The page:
Aug 7, 2015; Washington, DC, USA; Washington Nationals relief pitcher Drew Storen (22) pitches during the eighth inning against the Colorado Rockies at Nationals Park. The Rockies won 5-4. Mandatory Credit: Tommy Gilligan-USA TODAY Sports
Mr. Hyde: Drew Storen
Most of the discussion on Friday’s loss will center around Drew Storen. After all, Friday was his first real disaster of an outing. Since being moved to the eighth inning role, Storen had been near untouchable, locking down opposing hitters whenever he’s been called on regardless of the situation.
On Friday, Storen was just off. He recorded one out quickly, then handed out a walk. He recorded another out, then allowed a single. Then came the bad luck. Nolan Arenado got on top of a pitch, but instead of resulting in a ground ball out, the ball dribbled up the grass towards third. Yunel Escobar never really had a chance. The grand slam would follow.
Fortunately, Friday’s outing doesn’t portend terrible things to come for the Nationals set-up man. Every player has nights where things just don’t go the way you drew them up. For Storen, that’s what Friday’s game was. If the ball of Arenado’s bat finds Escobar a little more quickly, Storen’s out of the inning with no damage done. Instead, he ran into a hot-hitting Carlos Gonzalez and found himself on the wrong side of a comeback.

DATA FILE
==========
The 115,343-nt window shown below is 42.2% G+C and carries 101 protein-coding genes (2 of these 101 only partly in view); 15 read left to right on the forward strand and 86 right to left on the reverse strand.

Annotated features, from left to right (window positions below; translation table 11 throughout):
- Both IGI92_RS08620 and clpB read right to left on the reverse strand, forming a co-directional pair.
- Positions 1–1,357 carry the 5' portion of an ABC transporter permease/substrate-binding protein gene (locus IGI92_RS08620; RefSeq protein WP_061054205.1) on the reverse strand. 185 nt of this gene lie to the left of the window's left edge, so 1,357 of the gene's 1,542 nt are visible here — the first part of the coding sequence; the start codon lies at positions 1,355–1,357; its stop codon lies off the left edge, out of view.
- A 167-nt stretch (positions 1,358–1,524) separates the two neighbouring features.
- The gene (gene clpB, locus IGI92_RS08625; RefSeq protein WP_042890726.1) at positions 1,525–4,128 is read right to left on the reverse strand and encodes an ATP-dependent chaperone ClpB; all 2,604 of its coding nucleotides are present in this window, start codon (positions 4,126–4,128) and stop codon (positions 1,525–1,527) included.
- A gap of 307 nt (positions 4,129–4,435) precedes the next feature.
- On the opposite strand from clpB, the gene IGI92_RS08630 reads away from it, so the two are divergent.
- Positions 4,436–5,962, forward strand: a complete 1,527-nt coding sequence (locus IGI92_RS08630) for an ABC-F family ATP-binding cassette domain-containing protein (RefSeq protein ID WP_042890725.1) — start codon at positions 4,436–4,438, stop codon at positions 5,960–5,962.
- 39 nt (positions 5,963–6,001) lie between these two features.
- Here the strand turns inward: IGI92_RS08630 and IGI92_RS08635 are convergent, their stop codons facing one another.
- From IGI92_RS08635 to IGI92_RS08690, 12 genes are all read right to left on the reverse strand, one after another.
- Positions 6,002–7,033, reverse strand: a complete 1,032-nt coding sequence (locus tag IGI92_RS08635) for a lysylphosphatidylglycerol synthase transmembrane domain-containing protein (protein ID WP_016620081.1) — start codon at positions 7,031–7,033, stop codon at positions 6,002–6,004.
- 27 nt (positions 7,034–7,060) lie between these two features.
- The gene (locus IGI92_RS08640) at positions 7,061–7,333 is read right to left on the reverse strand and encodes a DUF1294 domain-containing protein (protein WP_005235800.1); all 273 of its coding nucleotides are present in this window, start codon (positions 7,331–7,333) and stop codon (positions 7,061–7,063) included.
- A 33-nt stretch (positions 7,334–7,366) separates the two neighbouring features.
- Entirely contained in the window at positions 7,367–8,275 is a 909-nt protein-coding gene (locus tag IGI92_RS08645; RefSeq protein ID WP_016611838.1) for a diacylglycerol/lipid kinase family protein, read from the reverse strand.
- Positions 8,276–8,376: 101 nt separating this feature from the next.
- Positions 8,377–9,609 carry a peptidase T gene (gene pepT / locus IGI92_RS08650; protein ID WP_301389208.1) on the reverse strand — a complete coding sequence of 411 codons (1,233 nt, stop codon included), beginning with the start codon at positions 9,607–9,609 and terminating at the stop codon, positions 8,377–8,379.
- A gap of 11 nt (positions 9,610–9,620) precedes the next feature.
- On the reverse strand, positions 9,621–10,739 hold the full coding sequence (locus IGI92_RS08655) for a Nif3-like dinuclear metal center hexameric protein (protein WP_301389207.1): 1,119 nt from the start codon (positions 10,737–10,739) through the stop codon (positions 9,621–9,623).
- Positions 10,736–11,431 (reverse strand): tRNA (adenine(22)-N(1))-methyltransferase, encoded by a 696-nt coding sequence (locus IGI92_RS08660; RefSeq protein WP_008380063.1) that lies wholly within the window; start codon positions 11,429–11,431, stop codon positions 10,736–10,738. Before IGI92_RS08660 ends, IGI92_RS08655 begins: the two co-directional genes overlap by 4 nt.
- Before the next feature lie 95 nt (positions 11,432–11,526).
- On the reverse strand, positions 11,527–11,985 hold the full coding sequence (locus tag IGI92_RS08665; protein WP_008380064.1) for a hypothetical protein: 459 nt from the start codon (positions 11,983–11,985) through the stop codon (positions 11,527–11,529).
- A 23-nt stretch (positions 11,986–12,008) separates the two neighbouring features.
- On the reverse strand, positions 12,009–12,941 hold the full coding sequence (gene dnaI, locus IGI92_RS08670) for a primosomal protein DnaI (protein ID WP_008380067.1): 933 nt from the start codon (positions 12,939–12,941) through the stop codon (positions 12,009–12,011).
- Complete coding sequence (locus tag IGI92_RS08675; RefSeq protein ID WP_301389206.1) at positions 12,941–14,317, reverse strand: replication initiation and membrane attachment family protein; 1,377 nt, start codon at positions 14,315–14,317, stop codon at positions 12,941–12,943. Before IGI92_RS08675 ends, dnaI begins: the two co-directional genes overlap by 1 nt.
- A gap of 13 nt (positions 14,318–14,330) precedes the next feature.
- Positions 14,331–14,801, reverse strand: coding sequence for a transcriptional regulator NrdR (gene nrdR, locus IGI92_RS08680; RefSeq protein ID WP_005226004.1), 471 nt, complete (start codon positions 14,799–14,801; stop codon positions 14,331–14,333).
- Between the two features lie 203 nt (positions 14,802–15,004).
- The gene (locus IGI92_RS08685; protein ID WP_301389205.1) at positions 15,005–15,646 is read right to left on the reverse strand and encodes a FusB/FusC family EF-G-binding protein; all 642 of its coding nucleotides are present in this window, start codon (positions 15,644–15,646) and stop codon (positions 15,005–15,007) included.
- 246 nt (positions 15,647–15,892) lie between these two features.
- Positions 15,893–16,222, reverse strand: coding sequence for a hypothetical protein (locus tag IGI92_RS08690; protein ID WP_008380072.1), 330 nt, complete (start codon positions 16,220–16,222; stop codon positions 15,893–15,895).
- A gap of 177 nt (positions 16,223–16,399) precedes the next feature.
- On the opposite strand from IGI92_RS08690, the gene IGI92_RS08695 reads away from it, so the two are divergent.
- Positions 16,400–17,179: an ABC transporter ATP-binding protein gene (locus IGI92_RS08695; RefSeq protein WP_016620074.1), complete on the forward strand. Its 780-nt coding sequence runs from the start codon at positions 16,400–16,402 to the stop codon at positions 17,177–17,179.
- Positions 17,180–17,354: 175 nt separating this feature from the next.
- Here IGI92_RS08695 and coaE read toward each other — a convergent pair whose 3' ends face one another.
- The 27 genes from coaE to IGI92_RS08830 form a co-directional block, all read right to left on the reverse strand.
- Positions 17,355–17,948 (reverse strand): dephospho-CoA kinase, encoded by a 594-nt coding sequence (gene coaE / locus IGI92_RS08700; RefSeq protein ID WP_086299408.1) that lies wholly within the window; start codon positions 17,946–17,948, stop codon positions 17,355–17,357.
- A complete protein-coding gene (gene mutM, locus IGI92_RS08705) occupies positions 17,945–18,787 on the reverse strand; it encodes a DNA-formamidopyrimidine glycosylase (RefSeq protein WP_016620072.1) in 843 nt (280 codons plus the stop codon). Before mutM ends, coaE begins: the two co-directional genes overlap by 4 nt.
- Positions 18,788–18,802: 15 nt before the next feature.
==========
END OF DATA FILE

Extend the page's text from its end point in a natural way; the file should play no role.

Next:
There’s also the silver lining of the fact that Matt Williams, whose managerial decisions have come into question all too often this season, managed to use his bullpen correctly on Friday. He pulled Zimmermann at the right time, handing the ball over to Janssen before he put in Storen. Once the lead was gone, he used Felipe Rivero to mop up the ninth. It isn’t much, but at least there’s a positive to be taken from a bad night.
Obviously, this loss will sting a little, particularly given that they allowed the Mets to increase their lead in the division, but Nationals fans can take a little solace in the fact that Jordan Zimmermann looked like his old self, and Drew Storen’s bad night seems more like a one-off than a sign of more meltdowns to come.